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Alcohol and Drug Related Incidents
Alcohol and Drug Related Incidents
What is the Sober Room?
The Sober Room is a room located in a residence hall on campus. The Sober Room is staffed by an EMT and a University Police Officer. The room is equiped with cots for students to rest upon while "sobering up".
Why would I be required to go?
In the event that a student's physical state puts them in a state deemed dangerous to themselves or others, Univeristy Police will use discretion in mandating a student attend the Sober Room. Once a student is admitted, they will not be permitted to leave until cleared by the medical and police staff who will supervise them while they "Sober Up."
Is there a fee?
Students who are required to attend the Sober Room will be charged an administrative fee of $150.
Alcoholics Anonymous Meetings
A situation may arise where the judicial officer hearing your meeting decides you may benefit from an additional sanction of required Alcoholics Anonymous Meetings. This may also be a requirement after a DAWN Assessment and evaluation has been performed. You will be required to attend the appropriate number of meetings that are determined by your judicial officer or whoever is assessing your drug or alcohol consumption.
Alcoholics Anonymous is a voluntary, worldwide fellowship of men and women from all walks of life who meet together to attain and maintain sobriety. The only requirment for membership is a desire to stop drinking. There are no dues or fees for A.A. membership.
A.A. is a program of total abstinence. Members simply stay away from one drink, one day at a time. Sobriety is maintained through sharing experience, strength and hope at group meetings and through the suggested Twelve Steps for recovery from alcoholism.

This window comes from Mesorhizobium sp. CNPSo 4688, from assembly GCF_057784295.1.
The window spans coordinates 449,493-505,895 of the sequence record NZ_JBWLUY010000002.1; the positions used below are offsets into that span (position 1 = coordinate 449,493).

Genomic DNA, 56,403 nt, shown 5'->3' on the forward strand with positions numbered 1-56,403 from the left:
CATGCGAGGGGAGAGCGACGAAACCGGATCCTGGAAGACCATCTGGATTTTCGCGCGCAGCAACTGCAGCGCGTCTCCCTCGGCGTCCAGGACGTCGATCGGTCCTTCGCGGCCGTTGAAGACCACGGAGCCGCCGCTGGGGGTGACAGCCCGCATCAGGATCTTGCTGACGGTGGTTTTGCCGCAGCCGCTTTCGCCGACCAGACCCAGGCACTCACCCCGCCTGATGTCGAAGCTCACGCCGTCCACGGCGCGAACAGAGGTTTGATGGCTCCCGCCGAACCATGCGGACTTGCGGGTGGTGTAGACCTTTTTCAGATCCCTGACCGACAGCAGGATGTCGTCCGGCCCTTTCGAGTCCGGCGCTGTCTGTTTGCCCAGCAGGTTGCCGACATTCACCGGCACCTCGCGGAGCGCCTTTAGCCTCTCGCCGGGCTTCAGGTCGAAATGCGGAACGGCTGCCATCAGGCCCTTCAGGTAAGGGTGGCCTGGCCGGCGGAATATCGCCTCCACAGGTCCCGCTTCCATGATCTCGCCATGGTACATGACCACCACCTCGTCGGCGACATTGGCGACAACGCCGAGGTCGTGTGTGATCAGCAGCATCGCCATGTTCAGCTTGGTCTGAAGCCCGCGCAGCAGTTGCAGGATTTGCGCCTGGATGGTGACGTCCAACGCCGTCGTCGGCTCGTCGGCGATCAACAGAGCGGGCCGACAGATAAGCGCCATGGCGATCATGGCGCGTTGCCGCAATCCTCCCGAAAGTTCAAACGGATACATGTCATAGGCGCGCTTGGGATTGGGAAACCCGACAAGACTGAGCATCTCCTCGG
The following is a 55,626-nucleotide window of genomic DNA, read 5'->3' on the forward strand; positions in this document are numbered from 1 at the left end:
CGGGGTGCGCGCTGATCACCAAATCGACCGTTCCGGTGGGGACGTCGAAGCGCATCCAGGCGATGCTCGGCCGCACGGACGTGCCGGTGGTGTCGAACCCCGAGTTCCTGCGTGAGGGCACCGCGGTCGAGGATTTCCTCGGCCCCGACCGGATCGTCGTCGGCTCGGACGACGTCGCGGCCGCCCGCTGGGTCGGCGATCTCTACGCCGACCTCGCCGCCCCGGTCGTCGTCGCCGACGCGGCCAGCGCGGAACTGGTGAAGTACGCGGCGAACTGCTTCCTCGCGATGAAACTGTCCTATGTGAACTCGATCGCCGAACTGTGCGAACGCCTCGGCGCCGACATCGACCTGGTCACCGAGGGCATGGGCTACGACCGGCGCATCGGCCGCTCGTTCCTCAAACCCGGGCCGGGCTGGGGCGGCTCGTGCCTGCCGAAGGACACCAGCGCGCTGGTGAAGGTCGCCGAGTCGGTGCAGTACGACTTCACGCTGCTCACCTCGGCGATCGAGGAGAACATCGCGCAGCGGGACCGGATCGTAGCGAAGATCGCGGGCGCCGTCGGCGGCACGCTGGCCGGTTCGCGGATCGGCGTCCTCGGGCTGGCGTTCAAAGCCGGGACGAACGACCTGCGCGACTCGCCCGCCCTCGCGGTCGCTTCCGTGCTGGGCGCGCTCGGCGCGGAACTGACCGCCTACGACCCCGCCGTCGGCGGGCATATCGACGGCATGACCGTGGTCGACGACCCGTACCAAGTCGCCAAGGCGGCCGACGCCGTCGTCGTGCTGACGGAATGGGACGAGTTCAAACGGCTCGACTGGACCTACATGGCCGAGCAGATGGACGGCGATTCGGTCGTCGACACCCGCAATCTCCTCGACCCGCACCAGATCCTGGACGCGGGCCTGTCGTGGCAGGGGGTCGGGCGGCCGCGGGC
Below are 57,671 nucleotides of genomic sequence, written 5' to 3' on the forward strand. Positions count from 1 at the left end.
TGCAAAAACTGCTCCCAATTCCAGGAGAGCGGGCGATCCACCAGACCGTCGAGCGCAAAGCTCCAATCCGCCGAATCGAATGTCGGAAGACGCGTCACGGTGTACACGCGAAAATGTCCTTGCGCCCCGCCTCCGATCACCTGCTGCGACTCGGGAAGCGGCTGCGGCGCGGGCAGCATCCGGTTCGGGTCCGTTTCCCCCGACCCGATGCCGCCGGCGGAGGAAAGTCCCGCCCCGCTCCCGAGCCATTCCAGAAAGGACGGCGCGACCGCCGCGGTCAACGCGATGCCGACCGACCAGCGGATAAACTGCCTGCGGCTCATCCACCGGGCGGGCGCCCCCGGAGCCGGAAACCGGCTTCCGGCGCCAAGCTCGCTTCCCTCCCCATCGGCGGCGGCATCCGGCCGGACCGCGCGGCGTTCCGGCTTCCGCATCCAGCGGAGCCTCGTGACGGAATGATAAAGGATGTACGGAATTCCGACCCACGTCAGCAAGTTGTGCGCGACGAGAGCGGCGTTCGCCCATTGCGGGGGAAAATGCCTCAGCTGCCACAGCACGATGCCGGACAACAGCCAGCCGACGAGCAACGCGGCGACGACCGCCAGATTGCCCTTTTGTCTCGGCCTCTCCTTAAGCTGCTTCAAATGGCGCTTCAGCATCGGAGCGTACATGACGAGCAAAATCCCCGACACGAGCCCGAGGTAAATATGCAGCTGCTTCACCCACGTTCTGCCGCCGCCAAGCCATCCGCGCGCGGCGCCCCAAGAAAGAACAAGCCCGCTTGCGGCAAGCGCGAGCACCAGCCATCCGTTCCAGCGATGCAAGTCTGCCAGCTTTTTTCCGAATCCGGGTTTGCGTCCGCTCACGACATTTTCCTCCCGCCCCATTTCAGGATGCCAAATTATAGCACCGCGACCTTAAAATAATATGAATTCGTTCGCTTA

A.A. does not keep membership records or case histories, follow up or try to control its members, made medical or psychiatric prognoses, dispense medicine or psychiatric advice, offer religious services, provide housing, food, clothing, jobs, money, provide domestic or vocational counseling, or provide letters of reference to parole boards, lawyers, court officials, social agencies or employers.
Resources: Alcoholics Anonymous (2007). AA at a glance.
Alcohol Emergency Immunity
"Good Samaritan" Law — To protect the life and health of young people, the state of Pennsylvania has an alcohol emergency amnesty law ("Good Samaritan" Law).
The alcohol amnesty law provides:
- "immunity from prosecution for a person under the age of 21 for the possession or consumption of alcoholic beverages if law enforcement, including campus safety police, became aware of the possession or consumption solely because the individual was seeking medical assistance for someone else. The person seeking the assistance must reasonably believe he or she is the first to call for assistance, must use his own name with authorities, and must stay with the individual needing medical assistance until help arrives."
That means even if you are underage and have been drinking YOU won't get in trouble if you call and get help for a friend in need. Don't be afraid to get HELP! — dial 911 for emergencies or contact campus police for on campus help at 570-389-4168.
Parent or Guardian Letter
In the event of certain circumstances which include all drug violations, repeated alcohol offences, or severe alcohol violations which may include but not necessarily limited to high BAC resulting in transportation to the hospital, DUI, or any incident we deem as a serious threat to a student's health and safety, a student's parent or guardian will be notified of the incident.
The only exception to this letter is in the event that a student is legally of independent status in which case, that student will be responsible for contact our office within 72 hours.